The Citizen (KZN)

Mpumalanga lawyer loses bid to appeal suspension

- Irma Green The Lowvelder

The Mpumalanga High Court yesterday denied Malalane attorney Zietta Janse van Rensburg leave to appeal against her suspension as a lawyer.

The South African Legal Practice Council (LPC) opposed Janse van Rensburg’s applicatio­n and argued that she had not convinced the court there was a reasonable chance of success that another court would come to a different decision on her suspension.

During a lengthy appeal hearing, Janse van Rensburg first tried to convince the court to accept a further additional supplement­ary affidavit, which was filed on Thursday.

She argued that the affidavit was material to amplify her applicatio­n as it contained new informatio­n that would provide the court with evidence as to why her appeal had to be granted.

Janse van Rensburg said she had not admitted the informatio­n previously because she deemed it sub judice and did not want to expose her clients’ informatio­n in the public domain.

“I erred on the side of caution,” Janse van Rensburg explained.

She told the court she would be in a far better position to state her case if the appeal was granted.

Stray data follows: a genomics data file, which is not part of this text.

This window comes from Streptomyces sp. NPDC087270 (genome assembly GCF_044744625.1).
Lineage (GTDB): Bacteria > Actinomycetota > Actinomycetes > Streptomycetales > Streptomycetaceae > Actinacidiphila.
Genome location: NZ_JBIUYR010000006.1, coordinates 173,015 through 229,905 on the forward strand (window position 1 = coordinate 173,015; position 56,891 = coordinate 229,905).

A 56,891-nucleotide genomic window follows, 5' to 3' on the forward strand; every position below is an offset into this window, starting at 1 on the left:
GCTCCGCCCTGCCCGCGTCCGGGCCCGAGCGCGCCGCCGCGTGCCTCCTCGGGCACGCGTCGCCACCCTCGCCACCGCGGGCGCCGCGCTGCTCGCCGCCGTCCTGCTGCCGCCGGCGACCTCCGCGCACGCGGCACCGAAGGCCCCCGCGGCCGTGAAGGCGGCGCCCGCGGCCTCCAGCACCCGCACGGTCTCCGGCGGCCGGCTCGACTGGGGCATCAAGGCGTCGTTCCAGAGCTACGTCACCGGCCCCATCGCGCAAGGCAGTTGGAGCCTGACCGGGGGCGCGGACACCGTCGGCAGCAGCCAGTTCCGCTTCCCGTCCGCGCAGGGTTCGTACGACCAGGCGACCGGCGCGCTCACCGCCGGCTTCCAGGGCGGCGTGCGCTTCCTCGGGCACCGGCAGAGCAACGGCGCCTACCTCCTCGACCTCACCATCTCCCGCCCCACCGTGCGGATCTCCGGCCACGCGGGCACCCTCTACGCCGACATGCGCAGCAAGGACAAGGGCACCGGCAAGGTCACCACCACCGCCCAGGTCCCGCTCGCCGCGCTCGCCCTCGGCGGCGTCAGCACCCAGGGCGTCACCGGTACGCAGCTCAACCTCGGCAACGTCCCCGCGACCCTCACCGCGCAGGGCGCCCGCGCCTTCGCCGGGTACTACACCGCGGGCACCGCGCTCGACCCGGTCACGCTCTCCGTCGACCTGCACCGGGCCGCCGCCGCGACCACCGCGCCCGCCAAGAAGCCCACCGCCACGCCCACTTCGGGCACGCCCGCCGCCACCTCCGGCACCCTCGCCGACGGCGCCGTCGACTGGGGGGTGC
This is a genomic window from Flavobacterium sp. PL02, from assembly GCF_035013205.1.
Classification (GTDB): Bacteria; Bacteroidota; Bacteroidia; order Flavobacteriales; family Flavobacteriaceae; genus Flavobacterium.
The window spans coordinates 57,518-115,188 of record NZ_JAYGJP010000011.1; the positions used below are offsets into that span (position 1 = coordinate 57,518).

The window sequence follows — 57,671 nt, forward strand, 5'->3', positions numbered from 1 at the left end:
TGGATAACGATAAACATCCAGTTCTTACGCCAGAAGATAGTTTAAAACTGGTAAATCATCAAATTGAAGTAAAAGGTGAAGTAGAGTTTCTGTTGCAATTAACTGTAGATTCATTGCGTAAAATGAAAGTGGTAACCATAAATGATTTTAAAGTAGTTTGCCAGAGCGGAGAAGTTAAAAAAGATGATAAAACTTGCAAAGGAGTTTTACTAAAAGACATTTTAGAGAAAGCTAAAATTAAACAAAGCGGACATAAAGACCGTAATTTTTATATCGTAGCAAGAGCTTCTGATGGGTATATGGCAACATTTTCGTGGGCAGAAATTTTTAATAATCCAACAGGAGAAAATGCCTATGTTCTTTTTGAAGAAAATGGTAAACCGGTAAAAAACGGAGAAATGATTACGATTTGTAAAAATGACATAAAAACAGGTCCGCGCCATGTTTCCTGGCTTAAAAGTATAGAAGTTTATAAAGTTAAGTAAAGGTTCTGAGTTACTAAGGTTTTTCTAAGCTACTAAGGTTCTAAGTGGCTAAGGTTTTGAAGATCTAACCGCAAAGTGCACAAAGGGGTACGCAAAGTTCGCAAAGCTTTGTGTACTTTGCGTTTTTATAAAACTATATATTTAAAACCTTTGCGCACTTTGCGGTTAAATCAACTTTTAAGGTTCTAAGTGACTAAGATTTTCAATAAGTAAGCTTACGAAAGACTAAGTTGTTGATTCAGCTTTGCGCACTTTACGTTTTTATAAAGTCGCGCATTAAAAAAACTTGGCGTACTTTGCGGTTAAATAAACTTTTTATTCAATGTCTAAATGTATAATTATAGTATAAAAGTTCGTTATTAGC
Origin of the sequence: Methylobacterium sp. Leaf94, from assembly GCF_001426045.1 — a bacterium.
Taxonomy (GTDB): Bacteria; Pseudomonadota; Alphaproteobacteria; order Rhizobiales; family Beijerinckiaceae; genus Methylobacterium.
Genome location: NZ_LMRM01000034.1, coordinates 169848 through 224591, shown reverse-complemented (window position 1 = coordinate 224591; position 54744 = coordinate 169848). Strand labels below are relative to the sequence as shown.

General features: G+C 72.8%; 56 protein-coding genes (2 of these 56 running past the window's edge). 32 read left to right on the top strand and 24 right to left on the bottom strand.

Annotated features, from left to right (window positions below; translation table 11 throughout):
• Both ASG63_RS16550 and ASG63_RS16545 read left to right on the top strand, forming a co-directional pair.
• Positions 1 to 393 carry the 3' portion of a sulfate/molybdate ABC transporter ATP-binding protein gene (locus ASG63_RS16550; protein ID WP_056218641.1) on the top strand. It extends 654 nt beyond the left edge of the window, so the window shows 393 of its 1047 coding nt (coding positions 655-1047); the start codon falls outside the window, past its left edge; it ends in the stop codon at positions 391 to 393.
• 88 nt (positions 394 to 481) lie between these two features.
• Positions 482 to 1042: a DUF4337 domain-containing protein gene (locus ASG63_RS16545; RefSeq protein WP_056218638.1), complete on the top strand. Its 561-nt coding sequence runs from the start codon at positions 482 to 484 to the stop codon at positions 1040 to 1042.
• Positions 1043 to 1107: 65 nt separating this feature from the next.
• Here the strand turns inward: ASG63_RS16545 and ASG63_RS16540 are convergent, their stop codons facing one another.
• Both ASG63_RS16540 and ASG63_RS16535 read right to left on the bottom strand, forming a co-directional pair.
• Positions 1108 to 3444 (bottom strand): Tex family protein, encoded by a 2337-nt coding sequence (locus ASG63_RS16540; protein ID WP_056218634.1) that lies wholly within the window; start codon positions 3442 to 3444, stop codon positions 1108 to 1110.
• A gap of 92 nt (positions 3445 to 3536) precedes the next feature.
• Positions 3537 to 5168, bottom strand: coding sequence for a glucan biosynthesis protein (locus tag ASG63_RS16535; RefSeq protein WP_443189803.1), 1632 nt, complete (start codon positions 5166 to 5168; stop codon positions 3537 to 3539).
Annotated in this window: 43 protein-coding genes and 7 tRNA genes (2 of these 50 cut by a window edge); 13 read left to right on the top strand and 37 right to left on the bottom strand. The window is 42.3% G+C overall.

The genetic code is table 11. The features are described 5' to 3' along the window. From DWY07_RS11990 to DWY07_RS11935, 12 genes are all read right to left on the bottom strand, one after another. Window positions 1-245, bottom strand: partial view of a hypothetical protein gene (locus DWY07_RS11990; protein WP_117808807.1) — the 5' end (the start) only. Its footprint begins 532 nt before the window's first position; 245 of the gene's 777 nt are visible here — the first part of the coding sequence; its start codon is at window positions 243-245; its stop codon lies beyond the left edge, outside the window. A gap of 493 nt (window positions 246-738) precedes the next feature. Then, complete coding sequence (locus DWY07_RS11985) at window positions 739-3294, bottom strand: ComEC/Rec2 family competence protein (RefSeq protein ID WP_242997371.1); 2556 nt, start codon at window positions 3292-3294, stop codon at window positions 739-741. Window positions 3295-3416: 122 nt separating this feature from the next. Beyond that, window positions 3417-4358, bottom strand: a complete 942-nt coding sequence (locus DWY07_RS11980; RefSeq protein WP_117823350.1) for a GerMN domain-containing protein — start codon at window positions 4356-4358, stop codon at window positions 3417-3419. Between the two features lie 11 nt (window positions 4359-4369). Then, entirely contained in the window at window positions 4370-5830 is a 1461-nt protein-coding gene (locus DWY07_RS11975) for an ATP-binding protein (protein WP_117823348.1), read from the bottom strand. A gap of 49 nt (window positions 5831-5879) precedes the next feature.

Judge Brian Mashile cut her short when her argument delved into the details of the affidavit.

He said she was busy arguing an appeal and not the leave to appeal.

Janse van Rensburg said the LPC was on a “manhunt” against her and that it was not held to the same standards with regards to providing evidence in the case.

Judges Mashile and Lungile Bhengu ruled the affidavit inadmissib­le and told Janse van Rensburg that she had ample opportunit­y to address the court and state her case, but she opted not to do so.

During proceeding­s, Janse van Rensburg told the court that it had erred in its judgment. However, the LPC’s Thembeka Ratshibvum­o said Janse van Rensburg had had more than one opportunit­y to respond and state her case, but she opted not to.

“She exercised her right to silence. If a party does this, they must be prepared for the consequenc­es,” Ratshibvum­o said.

In his findings, Mashile said it was unpreceden­ted to spend so many hours on a leave to appeal hearing and that Janse van Rensburg was given ample opportunit­y to state her case.

“The situation of Ms Janse van Rensburg is very unfortunat­e, but the court must come to a decision.”

He said where allegation­s of serious malpractic­e exist and the public is exposed, an attorney can’t hide behind the sub judice rule when facing consequenc­es. He said any court would uphold the judgment in the LPC case.

Mashile told Janse van Rensburg to submit herself to the LPC to resolve the matter and, in turn, urged the LPC to speed up the investigat­ion and disciplina­ry process. Mashile suggested that the matter be finalised within six months.

The leave to appeal was dismissed with costs.

You are busy arguing an appeal

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